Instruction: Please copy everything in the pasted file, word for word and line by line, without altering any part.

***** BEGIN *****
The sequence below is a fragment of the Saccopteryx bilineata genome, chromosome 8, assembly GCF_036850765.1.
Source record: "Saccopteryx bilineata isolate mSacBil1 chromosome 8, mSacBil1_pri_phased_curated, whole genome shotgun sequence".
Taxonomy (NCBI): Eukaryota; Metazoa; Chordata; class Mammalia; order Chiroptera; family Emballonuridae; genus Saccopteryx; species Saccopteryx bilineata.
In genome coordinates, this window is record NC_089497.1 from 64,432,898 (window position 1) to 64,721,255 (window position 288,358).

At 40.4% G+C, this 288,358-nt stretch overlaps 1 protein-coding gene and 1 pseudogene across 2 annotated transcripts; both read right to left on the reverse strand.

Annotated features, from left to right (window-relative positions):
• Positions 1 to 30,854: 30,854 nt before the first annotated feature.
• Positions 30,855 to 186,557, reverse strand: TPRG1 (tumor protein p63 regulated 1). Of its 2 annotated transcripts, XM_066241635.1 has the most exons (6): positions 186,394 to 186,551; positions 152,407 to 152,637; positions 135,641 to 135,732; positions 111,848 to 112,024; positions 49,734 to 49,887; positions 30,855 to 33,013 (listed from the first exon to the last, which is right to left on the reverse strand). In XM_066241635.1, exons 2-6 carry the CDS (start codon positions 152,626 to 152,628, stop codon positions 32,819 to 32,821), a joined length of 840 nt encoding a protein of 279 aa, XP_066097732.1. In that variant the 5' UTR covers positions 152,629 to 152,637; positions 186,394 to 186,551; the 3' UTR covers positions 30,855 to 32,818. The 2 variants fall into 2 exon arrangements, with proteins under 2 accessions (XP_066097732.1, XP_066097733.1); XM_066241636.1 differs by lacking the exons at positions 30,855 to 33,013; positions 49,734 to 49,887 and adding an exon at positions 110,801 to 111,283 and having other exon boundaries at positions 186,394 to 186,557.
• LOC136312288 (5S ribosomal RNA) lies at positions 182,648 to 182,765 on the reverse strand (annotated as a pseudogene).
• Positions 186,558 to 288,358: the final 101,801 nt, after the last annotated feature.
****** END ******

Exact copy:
The sequence below is a fragment of the Saccopteryx bilineata genome, chromosome 8, assembly GCF_036850765.1.
Source record: "Saccopteryx bilineata isolate mSacBil1 chromosome 8, mSacBil1_pri_phased_curated, whole genome shotgun sequence".
Taxonomy (NCBI): Eukaryota; Metazoa; Chordata; class Mammalia; order Chiroptera; family Emballonuridae; genus Saccopteryx; species Saccopteryx bilineata.
In genome coordinates, this window is record NC_089497.1 from 64,432,898 (window position 1) to 64,721,255 (window position 288,358).

At 40.4% G+C, this 288,358-nt stretch overlaps 1 protein-coding gene and 1 pseudogene across 2 annotated transcripts; both read right to left on the reverse strand.

Annotated features, from left to right (window-relative positions):
• Positions 1 to 30,854: 30,854 nt before the first annotated feature.
• Positions 30,855 to 186,557, reverse strand: TPRG1 (tumor protein p63 regulated 1). Of its 2 annotated transcripts, XM_066241635.1 has the most exons (6): positions 186,394 to 186,551; positions 152,407 to 152,637; positions 135,641 to 135,732; positions 111,848 to 112,024; positions 49,734 to 49,887; positions 30,855 to 33,013 (listed from the first exon to the last, which is right to left on the reverse strand). In XM_066241635.1, exons 2-6 carry the CDS (start codon positions 152,626 to 152,628, stop codon positions 32,819 to 32,821), a joined length of 840 nt encoding a protein of 279 aa, XP_066097732.1. In that variant the 5' UTR covers positions 152,629 to 152,637; positions 186,394 to 186,551; the 3' UTR covers positions 30,855 to 32,818. The 2 variants fall into 2 exon arrangements, with proteins under 2 accessions (XP_066097732.1, XP_066097733.1); XM_066241636.1 differs by lacking the exons at positions 30,855 to 33,013; positions 49,734 to 49,887 and adding an exon at positions 110,801 to 111,283 and having other exon boundaries at positions 186,394 to 186,557.
• LOC136312288 (5S ribosomal RNA) lies at positions 182,648 to 182,765 on the reverse strand (annotated as a pseudogene).
• Positions 186,558 to 288,358: the final 101,801 nt, after the last annotated feature.